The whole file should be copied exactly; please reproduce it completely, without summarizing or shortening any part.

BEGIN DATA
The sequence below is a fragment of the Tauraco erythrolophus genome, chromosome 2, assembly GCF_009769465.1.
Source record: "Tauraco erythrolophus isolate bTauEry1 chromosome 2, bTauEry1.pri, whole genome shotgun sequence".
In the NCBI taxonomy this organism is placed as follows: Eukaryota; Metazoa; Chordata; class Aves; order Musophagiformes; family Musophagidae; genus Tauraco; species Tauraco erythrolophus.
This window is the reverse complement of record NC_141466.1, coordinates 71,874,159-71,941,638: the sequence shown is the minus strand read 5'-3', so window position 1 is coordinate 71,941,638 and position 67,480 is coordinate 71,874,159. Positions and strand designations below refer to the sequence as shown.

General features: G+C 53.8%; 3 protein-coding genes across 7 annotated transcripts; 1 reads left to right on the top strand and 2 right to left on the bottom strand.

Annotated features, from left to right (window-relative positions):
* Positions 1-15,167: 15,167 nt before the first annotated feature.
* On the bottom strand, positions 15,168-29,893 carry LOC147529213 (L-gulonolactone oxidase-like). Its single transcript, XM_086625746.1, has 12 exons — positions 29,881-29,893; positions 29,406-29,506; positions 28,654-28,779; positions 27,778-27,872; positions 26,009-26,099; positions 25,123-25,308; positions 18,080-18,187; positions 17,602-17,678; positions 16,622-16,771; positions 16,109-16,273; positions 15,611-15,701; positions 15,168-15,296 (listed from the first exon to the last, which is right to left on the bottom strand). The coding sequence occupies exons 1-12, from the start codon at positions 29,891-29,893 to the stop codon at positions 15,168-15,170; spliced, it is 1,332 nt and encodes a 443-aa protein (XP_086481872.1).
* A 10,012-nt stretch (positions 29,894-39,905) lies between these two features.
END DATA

The sequence below is a fragment of the Tauraco erythrolophus genome, chromosome 2, assembly GCF_009769465.1.
Source record: "Tauraco erythrolophus isolate bTauEry1 chromosome 2, bTauEry1.pri, whole genome shotgun sequence".
In the NCBI taxonomy this organism is placed as follows: Eukaryota; Metazoa; Chordata; class Aves; order Musophagiformes; family Musophagidae; genus Tauraco; species Tauraco erythrolophus.
This window is the reverse complement of record NC_141466.1, coordinates 71,874,159-71,941,638: the sequence shown is the minus strand read 5'-3', so window position 1 is coordinate 71,941,638 and position 67,480 is coordinate 71,874,159. Positions and strand designations below refer to the sequence as shown.

General features: G+C 53.8%; 3 protein-coding genes across 7 annotated transcripts; 1 reads left to right on the top strand and 2 right to left on the bottom strand.

Annotated features, from left to right (window-relative positions):
* Positions 1-15,167: 15,167 nt before the first annotated feature.
* On the bottom strand, positions 15,168-29,893 carry LOC147529213 (L-gulonolactone oxidase-like). Its single transcript, XM_086625746.1, has 12 exons — positions 29,881-29,893; positions 29,406-29,506; positions 28,654-28,779; positions 27,778-27,872; positions 26,009-26,099; positions 25,123-25,308; positions 18,080-18,187; positions 17,602-17,678; positions 16,622-16,771; positions 16,109-16,273; positions 15,611-15,701; positions 15,168-15,296 (listed from the first exon to the last, which is right to left on the bottom strand). The coding sequence occupies exons 1-12, from the start codon at positions 29,891-29,893 to the stop codon at positions 15,168-15,170; spliced, it is 1,332 nt and encodes a 443-aa protein (XP_086481872.1).
* A 10,012-nt stretch (positions 29,894-39,905) lies between these two features.